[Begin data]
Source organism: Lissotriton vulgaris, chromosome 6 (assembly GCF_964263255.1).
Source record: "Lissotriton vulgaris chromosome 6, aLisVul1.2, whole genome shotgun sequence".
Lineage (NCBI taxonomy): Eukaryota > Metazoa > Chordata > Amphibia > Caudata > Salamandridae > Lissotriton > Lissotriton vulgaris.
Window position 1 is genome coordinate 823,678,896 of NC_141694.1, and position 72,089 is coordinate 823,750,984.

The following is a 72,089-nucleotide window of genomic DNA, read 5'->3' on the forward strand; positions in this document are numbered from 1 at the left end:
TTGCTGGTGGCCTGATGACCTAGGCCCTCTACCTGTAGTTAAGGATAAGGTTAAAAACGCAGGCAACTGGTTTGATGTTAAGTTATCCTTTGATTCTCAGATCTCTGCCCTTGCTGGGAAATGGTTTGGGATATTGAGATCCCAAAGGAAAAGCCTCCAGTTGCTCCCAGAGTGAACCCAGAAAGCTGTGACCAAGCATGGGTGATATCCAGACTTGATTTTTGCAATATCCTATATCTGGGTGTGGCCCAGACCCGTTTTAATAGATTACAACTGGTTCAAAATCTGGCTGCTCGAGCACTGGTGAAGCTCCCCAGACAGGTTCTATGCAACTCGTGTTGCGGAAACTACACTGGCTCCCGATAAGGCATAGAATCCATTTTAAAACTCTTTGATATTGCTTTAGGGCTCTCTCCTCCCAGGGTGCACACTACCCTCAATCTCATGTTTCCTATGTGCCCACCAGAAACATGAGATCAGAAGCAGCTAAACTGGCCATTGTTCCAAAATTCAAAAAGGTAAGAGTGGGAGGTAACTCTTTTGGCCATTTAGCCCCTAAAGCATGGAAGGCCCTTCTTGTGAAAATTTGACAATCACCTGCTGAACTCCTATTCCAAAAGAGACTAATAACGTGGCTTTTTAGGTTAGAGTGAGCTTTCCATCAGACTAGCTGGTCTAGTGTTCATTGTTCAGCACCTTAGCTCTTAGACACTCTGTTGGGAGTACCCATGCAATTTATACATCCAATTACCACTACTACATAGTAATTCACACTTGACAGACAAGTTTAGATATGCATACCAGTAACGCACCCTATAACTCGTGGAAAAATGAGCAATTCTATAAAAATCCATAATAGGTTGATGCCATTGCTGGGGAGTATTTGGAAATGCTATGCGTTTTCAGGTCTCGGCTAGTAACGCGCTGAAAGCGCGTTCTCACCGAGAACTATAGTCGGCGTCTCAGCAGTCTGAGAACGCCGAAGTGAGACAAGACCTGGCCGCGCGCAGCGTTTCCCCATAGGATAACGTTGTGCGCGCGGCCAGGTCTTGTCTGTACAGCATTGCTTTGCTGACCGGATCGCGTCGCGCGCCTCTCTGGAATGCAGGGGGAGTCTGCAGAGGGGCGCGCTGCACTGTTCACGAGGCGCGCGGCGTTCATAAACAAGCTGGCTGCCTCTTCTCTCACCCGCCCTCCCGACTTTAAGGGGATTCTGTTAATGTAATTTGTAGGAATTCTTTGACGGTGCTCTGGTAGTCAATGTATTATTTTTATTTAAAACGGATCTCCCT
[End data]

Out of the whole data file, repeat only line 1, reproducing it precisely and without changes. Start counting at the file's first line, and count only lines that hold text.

Source organism: Lissotriton vulgaris, chromosome 6 (assembly GCF_964263255.1).